It was a byzantine process that would be deemed impossibly expensive today—and generously lubricated by wine-soaked expense-account dinners and lunches at nearby haunts featuring what star Newsweek writer Peter Goldman once described as martinis “the size of birdbaths.”
Speaking of expenses, it’s unlikely these days that any journalistic outlet would give its reporters (as Fineman recalls receiving) special air-travel credit cards that would permit them to fly anywhere in the world, at a moment’s notice, without prior approval, and bill it directly back to the company.
Nor would a Newsweek writer, as Fineman did during 1996 presidential campaign, be encouraged to charter an eight-seater plane through foul weather from St. Cloud, Minnesota, to Pierre, South Dakota, in order to snag an interview with Republican frontrunner Bob Dole.
During the Iran-Iraq war of the 1980s, Christopher Dickey—then Newsweek’s longtime Paris and Middle East bureau chief, now The Daily Beast’s world news editor—used thousands of dollars stuffed in his pockets to hire a large oil-rig workboat from Dubai to cruise into maritime combat through mine-infested waters.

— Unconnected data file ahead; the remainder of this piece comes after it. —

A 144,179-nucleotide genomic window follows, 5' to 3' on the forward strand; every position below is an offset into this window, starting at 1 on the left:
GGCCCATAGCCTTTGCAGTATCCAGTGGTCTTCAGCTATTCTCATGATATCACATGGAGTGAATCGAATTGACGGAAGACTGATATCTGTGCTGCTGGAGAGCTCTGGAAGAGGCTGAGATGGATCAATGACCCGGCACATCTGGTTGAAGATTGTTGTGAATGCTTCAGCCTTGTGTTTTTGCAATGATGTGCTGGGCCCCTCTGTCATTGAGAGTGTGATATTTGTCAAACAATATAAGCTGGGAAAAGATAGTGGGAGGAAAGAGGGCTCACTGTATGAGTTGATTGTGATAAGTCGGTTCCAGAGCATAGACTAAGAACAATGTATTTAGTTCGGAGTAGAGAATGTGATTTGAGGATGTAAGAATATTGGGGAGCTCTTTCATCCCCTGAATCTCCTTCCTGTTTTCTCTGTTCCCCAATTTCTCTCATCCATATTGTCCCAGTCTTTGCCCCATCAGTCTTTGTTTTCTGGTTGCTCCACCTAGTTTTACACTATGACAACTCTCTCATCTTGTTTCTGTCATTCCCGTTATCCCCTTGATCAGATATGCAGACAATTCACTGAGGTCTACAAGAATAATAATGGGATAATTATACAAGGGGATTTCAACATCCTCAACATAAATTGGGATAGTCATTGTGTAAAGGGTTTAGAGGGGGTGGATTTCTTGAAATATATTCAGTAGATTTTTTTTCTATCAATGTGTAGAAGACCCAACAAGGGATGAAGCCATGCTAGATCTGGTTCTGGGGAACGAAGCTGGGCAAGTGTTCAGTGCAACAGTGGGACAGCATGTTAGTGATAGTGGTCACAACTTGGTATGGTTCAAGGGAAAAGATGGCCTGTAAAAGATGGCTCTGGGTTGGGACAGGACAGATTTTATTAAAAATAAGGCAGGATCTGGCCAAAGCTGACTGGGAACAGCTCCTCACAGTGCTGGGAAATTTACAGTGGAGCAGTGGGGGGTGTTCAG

Back in the day, the Newsweek machine was also fueled by high-octane libido.
In a rollicking oral history by Andrew Romano, published in what was billed as Newsweek’s “#LAST PRINT ISSUE” in December 2012—shortly before IAC sold the mag to the current owners—Goldman is quoted: “When [Nation reporter] Tony Fuller moved to the back of the book as a senior editor, he called me one day and said, “Peter, you wouldn’t believe this. It’s a sexual rodeo up here.”
Romano also quoted ’70s-era researcher Betsy Carter: “You would open the door sometimes, and there were these two heavy bodies against the door. And they would both be on the floor drinking Jack Daniel’s or having sex under the desk.”
Lynn Povich, a Vassar grad who joined Newsweek in 1965 as a secretary in the Paris bureau and left in 1991 as a senior editor (and later wrote The Good Girls Revolt, a book about the sexual discrimination lawsuits she led at the mag, on which the Amazon television series was based), told The Daily Beast that the inter-office sex was largely uncoerced.
“There were instances of sexual harassment. We didn’t even really know what that was. If you were a researcher and you dated a writer or an editor you worked for, was that sexual harassment or was it consensual?”